A class action lawsuit filed last month in U.S. District Court on behalf of the New York State Psychiatric Association (NYSPA), which alleges that UnitedHealth Group violated federal and state mental health parity laws, applies to addiction treatment providers and patients as well, according to the lawyer handling the case. “The case also includes addiction treatments,” said D. Brian Hufford, with Pomerantz Grossman Hufford Dahlstrom & Gross LLP, the New York City–based firm filing the class action suit.
“Among other things, we allege that insurers cannot legally impose preauthorization requirements for outpatient services for mental health or substance abuse treatments, as doing so violates the parity laws,” said Hufford. “Similarly, applying medical necessity guidelines that are more strict for mental health or substance abuse than for medical/surgical care is impermissible.”
“Because of the nature of the specific claims relating to our current named plaintiffs, the primary allegations focus on mental health, but the overall claims apply to both types of treatments,” Hufford said.
And the National Association of Addiction Treatment Providers (NAATP) is paying attention — as it is to the still-unreleased final rule implementing the parity law. “Although we are not involved in this current suit, we are watching this case and the implementation process closely,” said Michael E. Walsh, president and CEO of the NAATP. “When we see or hear about issues with regard to potential parity violations, we encourage facilities and consumers to forward their concerns to the appropriate government agencies such as Health and Human Services.” Walsh told ADAW. “We are not alone in our concerns and have had conversations with many related associations whose members are also very concerned,” he said, adding, “We look forward to being a part of the solution.”
The NAATP is also asking members to communicate with the association when encountering potential violations “in order to assist them in getting their concerns to the appropriate parties,” said Walsh. “Our membership is very concerned with implementation, and a final rule is needed so that an enforcement mechanism is put in place.”
Seeking class recognition
The class action suit was brought on behalf of three people who are insured by plans administered or issued by United, and are seeking to represent a nationwide class. The NYSPA, which is a division of the American Psychiatric Association, is also seeking injunctive relief on behalf of its members and their patients.
The suit was also filed by Jonathon Denbo, Michael Kamins on behalf of his son, and Brad Smith on behalf of his son. Denbo said United stopped paying for psychotherapy late last year. Kamins said only two psychotherapy sessions a month were allowed for his son, although two a week were requested. United stopped paying for residential treatment for Smith’s son and instead required outpatient treatment.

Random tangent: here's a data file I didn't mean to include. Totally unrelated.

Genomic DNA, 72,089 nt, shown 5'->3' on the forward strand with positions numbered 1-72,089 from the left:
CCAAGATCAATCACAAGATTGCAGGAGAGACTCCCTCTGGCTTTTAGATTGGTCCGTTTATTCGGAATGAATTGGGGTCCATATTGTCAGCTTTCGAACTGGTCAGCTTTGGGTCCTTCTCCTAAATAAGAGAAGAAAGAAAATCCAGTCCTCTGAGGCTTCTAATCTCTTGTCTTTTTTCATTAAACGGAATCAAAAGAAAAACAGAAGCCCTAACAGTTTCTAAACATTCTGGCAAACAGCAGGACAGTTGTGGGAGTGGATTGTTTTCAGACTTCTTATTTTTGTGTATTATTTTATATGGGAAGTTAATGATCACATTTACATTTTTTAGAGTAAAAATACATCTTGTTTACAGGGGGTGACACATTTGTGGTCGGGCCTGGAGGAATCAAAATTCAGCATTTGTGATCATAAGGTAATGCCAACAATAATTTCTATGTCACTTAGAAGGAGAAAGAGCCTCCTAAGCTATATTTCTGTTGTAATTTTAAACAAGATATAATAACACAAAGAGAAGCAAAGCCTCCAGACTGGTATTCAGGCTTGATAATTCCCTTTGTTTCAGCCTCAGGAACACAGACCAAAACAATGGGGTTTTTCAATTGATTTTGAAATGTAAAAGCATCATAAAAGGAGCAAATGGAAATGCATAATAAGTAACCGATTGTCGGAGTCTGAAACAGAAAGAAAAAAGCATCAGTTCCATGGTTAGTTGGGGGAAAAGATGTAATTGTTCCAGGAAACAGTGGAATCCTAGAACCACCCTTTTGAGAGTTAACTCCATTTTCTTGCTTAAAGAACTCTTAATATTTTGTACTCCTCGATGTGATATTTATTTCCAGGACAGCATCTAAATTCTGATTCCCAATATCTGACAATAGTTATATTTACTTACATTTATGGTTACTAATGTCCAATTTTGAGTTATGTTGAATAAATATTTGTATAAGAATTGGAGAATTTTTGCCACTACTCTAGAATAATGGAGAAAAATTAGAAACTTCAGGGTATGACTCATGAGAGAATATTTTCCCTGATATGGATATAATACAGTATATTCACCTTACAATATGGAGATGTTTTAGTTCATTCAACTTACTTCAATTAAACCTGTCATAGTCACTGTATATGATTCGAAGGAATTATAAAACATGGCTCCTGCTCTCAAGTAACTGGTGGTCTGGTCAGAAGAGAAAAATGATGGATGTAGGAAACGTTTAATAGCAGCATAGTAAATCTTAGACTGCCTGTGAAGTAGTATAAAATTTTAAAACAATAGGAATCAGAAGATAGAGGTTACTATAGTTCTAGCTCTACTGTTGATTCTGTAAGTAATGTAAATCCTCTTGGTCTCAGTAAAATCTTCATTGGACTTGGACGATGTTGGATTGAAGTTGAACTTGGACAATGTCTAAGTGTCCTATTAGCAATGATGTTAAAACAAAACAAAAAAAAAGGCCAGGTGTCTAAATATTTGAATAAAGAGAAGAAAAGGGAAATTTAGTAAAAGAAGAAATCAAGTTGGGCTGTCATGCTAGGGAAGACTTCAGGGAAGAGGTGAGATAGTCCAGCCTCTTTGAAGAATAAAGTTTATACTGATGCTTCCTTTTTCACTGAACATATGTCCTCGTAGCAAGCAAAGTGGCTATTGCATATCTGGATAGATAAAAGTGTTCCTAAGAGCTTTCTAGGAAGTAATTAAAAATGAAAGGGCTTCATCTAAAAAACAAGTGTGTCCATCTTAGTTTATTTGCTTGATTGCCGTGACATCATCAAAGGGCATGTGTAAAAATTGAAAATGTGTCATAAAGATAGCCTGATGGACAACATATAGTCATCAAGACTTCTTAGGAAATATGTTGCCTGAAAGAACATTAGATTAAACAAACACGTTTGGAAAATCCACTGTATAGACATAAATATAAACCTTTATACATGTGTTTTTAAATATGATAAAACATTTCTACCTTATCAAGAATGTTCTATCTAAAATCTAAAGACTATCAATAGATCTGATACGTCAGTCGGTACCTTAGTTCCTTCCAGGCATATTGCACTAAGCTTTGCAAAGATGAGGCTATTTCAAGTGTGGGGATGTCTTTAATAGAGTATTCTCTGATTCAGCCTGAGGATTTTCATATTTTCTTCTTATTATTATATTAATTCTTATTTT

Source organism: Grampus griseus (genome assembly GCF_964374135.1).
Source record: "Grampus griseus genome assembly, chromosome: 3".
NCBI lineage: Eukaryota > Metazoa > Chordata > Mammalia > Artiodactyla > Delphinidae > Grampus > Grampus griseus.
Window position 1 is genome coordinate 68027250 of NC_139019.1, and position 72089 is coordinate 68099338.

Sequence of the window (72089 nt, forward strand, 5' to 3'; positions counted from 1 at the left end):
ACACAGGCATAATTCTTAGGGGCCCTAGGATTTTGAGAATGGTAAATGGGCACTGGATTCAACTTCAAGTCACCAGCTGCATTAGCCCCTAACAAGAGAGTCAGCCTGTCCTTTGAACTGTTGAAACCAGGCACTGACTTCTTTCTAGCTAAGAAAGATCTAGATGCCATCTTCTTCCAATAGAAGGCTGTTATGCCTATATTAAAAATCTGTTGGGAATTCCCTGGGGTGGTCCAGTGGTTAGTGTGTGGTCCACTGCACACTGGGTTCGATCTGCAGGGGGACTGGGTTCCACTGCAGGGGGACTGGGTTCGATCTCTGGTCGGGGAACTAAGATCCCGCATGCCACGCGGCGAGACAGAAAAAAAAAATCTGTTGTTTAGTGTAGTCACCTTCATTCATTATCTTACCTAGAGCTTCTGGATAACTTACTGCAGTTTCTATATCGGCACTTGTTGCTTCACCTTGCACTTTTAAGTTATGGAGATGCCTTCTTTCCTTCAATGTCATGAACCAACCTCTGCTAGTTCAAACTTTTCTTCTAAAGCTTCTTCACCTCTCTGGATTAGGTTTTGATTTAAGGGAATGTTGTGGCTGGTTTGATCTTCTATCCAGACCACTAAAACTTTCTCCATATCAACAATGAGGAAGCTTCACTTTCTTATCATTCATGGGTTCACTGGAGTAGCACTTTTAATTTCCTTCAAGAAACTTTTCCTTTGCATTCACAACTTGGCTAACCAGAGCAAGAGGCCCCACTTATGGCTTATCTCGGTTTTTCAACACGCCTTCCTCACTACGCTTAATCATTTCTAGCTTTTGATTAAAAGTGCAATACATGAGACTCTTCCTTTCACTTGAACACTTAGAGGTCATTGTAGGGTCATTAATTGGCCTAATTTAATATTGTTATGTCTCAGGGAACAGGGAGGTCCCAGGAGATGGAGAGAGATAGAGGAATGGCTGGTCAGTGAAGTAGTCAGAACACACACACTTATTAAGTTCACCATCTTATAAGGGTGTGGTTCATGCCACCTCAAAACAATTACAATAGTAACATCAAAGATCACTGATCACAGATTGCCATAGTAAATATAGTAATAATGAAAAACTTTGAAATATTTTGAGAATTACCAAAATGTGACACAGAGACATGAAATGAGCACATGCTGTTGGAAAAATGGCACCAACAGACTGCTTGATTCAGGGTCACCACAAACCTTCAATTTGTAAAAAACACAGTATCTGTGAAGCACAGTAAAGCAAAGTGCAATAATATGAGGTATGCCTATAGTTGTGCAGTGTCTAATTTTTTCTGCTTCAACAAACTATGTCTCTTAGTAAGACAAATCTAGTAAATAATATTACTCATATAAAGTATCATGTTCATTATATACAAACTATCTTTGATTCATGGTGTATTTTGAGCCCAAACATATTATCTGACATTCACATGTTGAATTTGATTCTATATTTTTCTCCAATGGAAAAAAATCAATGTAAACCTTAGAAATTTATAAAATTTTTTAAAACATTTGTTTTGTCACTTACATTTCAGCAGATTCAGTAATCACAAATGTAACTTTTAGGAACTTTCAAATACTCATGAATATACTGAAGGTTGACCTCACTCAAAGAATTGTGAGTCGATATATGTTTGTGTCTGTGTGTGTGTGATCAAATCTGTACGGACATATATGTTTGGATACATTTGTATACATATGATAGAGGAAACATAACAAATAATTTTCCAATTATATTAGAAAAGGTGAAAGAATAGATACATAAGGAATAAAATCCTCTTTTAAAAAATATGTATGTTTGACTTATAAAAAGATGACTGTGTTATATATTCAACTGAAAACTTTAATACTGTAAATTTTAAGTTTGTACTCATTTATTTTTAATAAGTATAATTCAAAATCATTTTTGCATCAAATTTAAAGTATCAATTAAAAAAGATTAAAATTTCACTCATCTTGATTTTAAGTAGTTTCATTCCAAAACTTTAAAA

Asked for a comment, United spokesman Daryl Richard said, “We are
committed to helping people with mental health issues reach long-term recovery.
We received the complaint and are currently reviewing.”
United is the country's largest health insurer and is subject to the Mental Health Parity and Addiction Equity Act of 2008 as well as New York parity laws, which prohibit insurance companies from imposing limitations on mental health and addiction treatment that are more restrictive than those applied to medical and surgical treatment.
According to the plaintiffs, “United has adopted insidious, multi-layered policies and practices that violate applicable parity laws and impose unjustifiable restrictions on mental health care.” In particular, United uses concurrent treatment reviews to limit and deny benefits prospectively for conditions that are “unpredictable.”
The 100-page complaint details the grievances NYSPA has heard about stemming from United’s denials of mental healthcare. “Over the past year, NYSPA has attempted to work with United Healthcare and its affiliates to resolve some of the issues identified in the complaint, but those efforts were unsuccessful,” said Seth P. Stein, NYSPA's executive director and general counsel, in a statement when the suit was filed. “Enforcement of existing state and federal parity statutes is paramount to ensure that individuals with mental illness receive access to necessary and appropriate care and treatment.”
The suit alleges that people covered by United have difficulty in particular obtaining authorization for intensive outpatient treatment.
“The mental health parity laws are designed to prevent the very practices in which United has engaged,” Hufford said in a statement when the lawsuit was filed. “Through this action, we seek to compel United to change its restrictive approach to mental health care, while establishing uniform, industry-wide standards.”
Hufford and Pomerantz have a track record that may worry United in this case. In 2010, the Pomerantz firm negotiated a $350 million settlement with United for misusing the “usual, customary and reasonable” (UCR) rates in the Ingenix database to determine out-of-network reimbursements. Pomerantz is also the chair of the Plaintiffs’ Executive Committee in a multidistrict litigation pending against Aetna for similar practices. Pomerantz also played a role in a $249 million settlement of its UCR class action against Health Net in 2008.
Working with Hufford is co-counsel Meiram Bendat, founder of the California-based mental health insurance advocacy service Psych-Appeal. Bendat is a practicing psychotherapist and an attorney.
Hufford told ADAW that this kind of case takes a “long time” to wend its way through the courts. He urges any ADAW readers interested in the case to contact him at firstname.lastname@example.org.